We sent in our home study and some pictures of our family. Ron and I both figured we would not be chosen. So many other families had been waiting much longer. Some had failed matches. A lot had infertility. In our profile, we were clear we would probably try to have a biological child and foster children in the future. After receiving our information, the director, Robert, called me that evening. We spoke some more about the situation. He asked some questions about our family. Robert explained the baby’s parents would look over the profiles in the morning. He would let me know as soon as a decision was made.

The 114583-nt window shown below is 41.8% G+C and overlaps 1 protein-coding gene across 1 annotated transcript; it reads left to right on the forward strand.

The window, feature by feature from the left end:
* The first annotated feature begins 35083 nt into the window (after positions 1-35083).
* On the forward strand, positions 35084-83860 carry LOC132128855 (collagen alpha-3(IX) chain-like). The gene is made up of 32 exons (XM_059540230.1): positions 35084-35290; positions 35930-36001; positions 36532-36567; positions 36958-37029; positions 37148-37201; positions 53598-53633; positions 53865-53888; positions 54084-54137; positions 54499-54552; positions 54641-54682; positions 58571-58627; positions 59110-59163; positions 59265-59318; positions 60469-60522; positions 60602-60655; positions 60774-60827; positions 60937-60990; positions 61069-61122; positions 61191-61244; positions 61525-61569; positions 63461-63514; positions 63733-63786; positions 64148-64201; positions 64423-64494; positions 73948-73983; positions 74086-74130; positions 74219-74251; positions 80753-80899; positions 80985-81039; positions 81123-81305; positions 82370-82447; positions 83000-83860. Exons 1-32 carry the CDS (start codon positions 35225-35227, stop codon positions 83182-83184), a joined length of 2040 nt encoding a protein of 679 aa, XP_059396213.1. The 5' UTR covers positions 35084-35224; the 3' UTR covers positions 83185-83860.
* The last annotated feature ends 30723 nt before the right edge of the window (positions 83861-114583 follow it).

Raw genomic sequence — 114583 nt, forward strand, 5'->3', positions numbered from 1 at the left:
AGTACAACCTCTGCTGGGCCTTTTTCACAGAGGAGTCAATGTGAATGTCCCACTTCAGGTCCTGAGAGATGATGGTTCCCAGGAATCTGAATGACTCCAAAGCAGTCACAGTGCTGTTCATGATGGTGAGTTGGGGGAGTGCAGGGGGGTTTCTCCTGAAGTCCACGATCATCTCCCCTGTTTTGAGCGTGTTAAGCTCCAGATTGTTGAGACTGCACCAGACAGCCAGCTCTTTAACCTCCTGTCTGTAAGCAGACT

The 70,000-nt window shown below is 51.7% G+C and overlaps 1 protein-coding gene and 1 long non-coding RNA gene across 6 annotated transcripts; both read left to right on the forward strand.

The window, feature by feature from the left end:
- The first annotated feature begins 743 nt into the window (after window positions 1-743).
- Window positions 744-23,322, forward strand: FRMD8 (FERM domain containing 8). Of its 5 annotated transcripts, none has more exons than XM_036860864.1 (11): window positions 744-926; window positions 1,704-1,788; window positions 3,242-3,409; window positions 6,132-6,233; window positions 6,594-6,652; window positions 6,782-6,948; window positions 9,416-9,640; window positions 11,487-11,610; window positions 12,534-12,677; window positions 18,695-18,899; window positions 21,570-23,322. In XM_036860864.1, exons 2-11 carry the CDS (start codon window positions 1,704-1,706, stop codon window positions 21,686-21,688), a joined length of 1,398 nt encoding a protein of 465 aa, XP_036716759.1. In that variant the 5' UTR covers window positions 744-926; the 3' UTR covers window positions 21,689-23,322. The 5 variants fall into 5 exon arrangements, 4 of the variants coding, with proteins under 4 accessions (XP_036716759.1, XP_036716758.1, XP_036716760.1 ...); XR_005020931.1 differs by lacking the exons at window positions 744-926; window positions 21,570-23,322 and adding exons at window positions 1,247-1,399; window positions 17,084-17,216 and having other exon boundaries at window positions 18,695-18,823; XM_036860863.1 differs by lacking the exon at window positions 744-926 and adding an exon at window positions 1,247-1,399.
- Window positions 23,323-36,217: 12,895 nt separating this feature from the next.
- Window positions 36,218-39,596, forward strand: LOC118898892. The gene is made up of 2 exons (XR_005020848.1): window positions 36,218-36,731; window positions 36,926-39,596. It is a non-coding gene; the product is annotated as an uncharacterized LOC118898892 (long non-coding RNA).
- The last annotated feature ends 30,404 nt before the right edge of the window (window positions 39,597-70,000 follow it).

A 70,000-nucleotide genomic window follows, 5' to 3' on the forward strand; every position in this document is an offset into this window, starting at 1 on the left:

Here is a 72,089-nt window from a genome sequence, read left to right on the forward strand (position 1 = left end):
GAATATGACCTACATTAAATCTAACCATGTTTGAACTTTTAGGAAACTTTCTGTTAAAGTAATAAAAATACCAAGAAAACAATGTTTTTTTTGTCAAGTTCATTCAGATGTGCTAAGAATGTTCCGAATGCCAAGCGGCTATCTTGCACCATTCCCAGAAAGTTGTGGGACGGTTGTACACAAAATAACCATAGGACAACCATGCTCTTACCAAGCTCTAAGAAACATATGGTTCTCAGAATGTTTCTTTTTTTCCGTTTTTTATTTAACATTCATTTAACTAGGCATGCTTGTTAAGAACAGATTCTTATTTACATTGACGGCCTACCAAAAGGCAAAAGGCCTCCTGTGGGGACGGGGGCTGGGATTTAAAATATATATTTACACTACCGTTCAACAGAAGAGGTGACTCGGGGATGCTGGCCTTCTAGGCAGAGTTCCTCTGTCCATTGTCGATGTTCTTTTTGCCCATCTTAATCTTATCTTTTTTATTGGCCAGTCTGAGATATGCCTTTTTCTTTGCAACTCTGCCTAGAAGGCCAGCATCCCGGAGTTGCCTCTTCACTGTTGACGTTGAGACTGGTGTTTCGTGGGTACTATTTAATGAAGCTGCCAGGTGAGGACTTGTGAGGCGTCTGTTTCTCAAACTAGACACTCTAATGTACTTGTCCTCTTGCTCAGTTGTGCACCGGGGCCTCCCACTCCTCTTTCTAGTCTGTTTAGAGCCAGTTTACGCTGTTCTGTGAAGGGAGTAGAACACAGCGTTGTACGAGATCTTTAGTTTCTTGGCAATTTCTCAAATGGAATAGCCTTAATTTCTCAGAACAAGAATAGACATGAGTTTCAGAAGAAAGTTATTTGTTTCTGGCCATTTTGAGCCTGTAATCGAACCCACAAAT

The next morning, I was so excited as I could not wait to hear if we were picked. Unfortunately, the call we got from Robert is not what we expected. He explained the parents had not decided on a family. They narrowed it down to two possible families. We were one of them. He advised them to go home and sleep on it. Robert was hoping they would have a decision in the morning. ‘Great, more waiting,’ is all I could think. Before we hung up, the director told me, ‘I really think they are going to choose you guys.’ I quietly thought, ‘Yeah right, buddy. You are probably saying the exact same thing to the other family!’